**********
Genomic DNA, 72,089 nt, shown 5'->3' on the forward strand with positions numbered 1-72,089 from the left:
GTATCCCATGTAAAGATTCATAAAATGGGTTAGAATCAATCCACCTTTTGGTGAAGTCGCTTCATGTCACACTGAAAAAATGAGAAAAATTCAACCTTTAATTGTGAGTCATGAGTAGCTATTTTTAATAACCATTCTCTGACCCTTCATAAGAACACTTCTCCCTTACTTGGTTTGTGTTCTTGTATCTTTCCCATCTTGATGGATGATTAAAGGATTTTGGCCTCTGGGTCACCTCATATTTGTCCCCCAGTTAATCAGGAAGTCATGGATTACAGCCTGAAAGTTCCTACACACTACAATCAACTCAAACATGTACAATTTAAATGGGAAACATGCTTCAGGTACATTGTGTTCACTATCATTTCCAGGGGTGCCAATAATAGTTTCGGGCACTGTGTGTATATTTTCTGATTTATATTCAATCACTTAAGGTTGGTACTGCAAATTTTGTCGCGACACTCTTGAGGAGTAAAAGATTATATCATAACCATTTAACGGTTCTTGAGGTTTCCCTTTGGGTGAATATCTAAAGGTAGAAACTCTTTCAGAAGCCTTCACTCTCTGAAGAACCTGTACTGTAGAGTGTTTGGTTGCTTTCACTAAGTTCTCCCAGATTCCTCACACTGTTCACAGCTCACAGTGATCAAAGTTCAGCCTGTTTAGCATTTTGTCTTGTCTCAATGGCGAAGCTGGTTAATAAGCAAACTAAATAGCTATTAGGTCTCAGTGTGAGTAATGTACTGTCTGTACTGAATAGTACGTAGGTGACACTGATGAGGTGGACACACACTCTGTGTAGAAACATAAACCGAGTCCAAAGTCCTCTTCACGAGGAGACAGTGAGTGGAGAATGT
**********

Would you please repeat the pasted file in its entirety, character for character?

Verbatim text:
Genomic DNA, 72,089 nt, shown 5'->3' on the forward strand with positions numbered 1-72,089 from the left:
GTATCCCATGTAAAGATTCATAAAATGGGTTAGAATCAATCCACCTTTTGGTGAAGTCGCTTCATGTCACACTGAAAAAATGAGAAAAATTCAACCTTTAATTGTGAGTCATGAGTAGCTATTTTTAATAACCATTCTCTGACCCTTCATAAGAACACTTCTCCCTTACTTGGTTTGTGTTCTTGTATCTTTCCCATCTTGATGGATGATTAAAGGATTTTGGCCTCTGGGTCACCTCATATTTGTCCCCCAGTTAATCAGGAAGTCATGGATTACAGCCTGAAAGTTCCTACACACTACAATCAACTCAAACATGTACAATTTAAATGGGAAACATGCTTCAGGTACATTGTGTTCACTATCATTTCCAGGGGTGCCAATAATAGTTTCGGGCACTGTGTGTATATTTTCTGATTTATATTCAATCACTTAAGGTTGGTACTGCAAATTTTGTCGCGACACTCTTGAGGAGTAAAAGATTATATCATAACCATTTAACGGTTCTTGAGGTTTCCCTTTGGGTGAATATCTAAAGGTAGAAACTCTTTCAGAAGCCTTCACTCTCTGAAGAACCTGTACTGTAGAGTGTTTGGTTGCTTTCACTAAGTTCTCCCAGATTCCTCACACTGTTCACAGCTCACAGTGATCAAAGTTCAGCCTGTTTAGCATTTTGTCTTGTCTCAATGGCGAAGCTGGTTAATAAGCAAACTAAATAGCTATTAGGTCTCAGTGTGAGTAATGTACTGTCTGTACTGAATAGTACGTAGGTGACACTGATGAGGTGGACACACACTCTGTGTAGAAACATAAACCGAGTCCAAAGTCCTCTTCACGAGGAGACAGTGAGTGGAGAATGT